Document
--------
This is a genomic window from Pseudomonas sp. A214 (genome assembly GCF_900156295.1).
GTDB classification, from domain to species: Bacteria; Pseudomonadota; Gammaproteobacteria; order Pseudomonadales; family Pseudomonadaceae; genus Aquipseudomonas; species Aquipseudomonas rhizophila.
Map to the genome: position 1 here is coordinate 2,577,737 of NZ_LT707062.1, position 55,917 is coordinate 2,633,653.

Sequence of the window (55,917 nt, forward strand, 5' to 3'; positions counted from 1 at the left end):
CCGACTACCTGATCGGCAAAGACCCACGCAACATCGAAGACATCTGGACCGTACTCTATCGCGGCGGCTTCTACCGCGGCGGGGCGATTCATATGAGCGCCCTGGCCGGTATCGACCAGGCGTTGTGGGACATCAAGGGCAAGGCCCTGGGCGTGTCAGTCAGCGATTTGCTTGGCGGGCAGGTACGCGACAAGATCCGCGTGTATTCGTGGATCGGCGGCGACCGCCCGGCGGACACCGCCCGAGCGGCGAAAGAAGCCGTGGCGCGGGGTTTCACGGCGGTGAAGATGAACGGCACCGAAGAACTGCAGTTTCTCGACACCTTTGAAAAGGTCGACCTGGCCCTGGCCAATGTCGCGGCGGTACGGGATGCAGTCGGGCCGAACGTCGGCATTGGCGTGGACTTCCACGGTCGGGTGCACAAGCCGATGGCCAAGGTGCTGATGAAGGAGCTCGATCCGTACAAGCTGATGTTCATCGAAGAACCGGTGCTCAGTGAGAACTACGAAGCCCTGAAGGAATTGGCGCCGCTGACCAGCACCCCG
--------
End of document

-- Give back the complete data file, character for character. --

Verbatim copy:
This is a genomic window from Pseudomonas sp. A214 (genome assembly GCF_900156295.1).
GTDB classification, from domain to species: Bacteria; Pseudomonadota; Gammaproteobacteria; order Pseudomonadales; family Pseudomonadaceae; genus Aquipseudomonas; species Aquipseudomonas rhizophila.
Map to the genome: position 1 here is coordinate 2,577,737 of NZ_LT707062.1, position 55,917 is coordinate 2,633,653.

Sequence of the window (55,917 nt, forward strand, 5' to 3'; positions counted from 1 at the left end):
CCGACTACCTGATCGGCAAAGACCCACGCAACATCGAAGACATCTGGACCGTACTCTATCGCGGCGGCTTCTACCGCGGCGGGGCGATTCATATGAGCGCCCTGGCCGGTATCGACCAGGCGTTGTGGGACATCAAGGGCAAGGCCCTGGGCGTGTCAGTCAGCGATTTGCTTGGCGGGCAGGTACGCGACAAGATCCGCGTGTATTCGTGGATCGGCGGCGACCGCCCGGCGGACACCGCCCGAGCGGCGAAAGAAGCCGTGGCGCGGGGTTTCACGGCGGTGAAGATGAACGGCACCGAAGAACTGCAGTTTCTCGACACCTTTGAAAAGGTCGACCTGGCCCTGGCCAATGTCGCGGCGGTACGGGATGCAGTCGGGCCGAACGTCGGCATTGGCGTGGACTTCCACGGTCGGGTGCACAAGCCGATGGCCAAGGTGCTGATGAAGGAGCTCGATCCGTACAAGCTGATGTTCATCGAAGAACCGGTGCTCAGTGAGAACTACGAAGCCCTGAAGGAATTGGCGCCGCTGACCAGCACCCCG